Now we come to the riskier option. Bank loans, also known as floating-rate loans, are issued to corporate borrowers with less than sterling credit ratings. These loans bear interest rates that are adjustable, and the rates are typically pegged to the London Interbank Offered Rate (LIBOR), the prime rate, or some similar benchmark. Bank loan interest rates adjust with a frequency that ranges from 30 to 90 days. For this reason, funds that invest in this type of loan tend to perform well during periods of rising interest rates, as their returns rise with rising interest rates.

Normally, the main risk in a bank loan fund is the possibility that one or more of the companies whose debt is owned will default on its debt. This risk is mitigated by at least two factors. First, a bank loan mutual fund typically holds loans from hundreds of different companies, so the default of two or three should have a tiny effect on the total value of the fund. The second factor is the fact that bank rate loans are typically secured by cash or assets, and the loans take precedence over other forms of debt issued by a company. In the event of a default, bank loan holders are paid before bondholders. Historically, in a default bank loan investors are repaid at a rate of 75 to 80% of the value of the loan.

Still, there are additional risks associated with these funds in some circumstances. Between the middle and the end of 2008, fears about the extent of the financial crisis drove bank loan fund prices down an average of 30%; some fund prices did not recover for 6 - 12 months. The funds continued to make interest payments during that period, but a drop of that magnitude would have produced serious losses for anyone who needed to cash out of the funds during that period. There are also closed-end bank loan funds that can use leverage to amplify their yields; these present additional risk when things go badly.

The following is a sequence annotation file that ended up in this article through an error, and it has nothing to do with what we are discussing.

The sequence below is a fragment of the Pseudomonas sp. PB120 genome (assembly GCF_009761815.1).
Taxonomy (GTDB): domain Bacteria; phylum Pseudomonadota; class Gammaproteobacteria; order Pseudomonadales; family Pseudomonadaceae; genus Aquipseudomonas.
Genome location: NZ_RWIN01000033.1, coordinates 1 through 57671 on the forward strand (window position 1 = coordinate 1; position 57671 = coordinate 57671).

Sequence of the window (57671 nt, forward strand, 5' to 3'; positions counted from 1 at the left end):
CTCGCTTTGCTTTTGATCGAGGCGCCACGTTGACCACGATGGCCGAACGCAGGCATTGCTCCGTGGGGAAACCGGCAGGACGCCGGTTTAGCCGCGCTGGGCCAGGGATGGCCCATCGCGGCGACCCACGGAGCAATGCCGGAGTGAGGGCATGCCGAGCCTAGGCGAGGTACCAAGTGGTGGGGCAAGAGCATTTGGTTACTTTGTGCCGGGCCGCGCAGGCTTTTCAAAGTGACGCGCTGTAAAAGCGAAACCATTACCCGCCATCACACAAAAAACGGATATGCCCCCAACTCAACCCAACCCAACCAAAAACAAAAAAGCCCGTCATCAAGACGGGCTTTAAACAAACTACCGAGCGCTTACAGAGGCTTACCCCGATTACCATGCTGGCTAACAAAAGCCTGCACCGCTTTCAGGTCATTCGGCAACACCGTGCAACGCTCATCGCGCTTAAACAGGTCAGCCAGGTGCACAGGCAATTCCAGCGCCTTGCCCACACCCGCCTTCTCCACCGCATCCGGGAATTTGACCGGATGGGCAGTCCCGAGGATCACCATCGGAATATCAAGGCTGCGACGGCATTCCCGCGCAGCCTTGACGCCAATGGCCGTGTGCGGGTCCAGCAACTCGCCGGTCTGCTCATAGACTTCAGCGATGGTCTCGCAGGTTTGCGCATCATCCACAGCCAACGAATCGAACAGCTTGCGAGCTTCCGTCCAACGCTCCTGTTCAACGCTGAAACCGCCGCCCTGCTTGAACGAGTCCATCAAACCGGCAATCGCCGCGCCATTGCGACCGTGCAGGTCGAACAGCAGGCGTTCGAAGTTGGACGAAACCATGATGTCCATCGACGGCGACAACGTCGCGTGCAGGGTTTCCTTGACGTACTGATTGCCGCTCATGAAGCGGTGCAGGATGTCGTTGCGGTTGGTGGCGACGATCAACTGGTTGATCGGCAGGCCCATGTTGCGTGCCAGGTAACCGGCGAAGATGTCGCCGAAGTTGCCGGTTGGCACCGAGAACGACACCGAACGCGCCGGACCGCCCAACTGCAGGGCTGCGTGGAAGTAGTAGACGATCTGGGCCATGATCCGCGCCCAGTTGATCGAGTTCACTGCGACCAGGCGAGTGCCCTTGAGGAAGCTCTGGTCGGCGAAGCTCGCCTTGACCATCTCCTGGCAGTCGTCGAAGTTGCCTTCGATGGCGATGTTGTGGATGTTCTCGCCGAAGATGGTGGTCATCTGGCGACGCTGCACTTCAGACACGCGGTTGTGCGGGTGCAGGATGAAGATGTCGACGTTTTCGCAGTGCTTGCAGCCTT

If you do choose to put a portion of your emergency funds into a bank loan mutual fund, recognize that it is a risky option, don’t overextend yourself, and be sure to research your fund choice carefully. Funds with higher-quality loans provide current yields of about 3.25% with the potential for higher yields if rates rise, but these funds also present risks of price declines. As always, look for funds with low expense ratios – less than 0.75% is about right.

As I’ve said before, there is no one-size-fits-all solution to the question of where to invest your emergency funds. The important thing to remember, especially in the current economic climate, is not to get greedy and take larger risks than you can afford.

Disclosure: Invested in Vanguard GNMA Admiral Fund.

About the author

Thomas Fisher, CFP®
Thomas Fisher, CFP®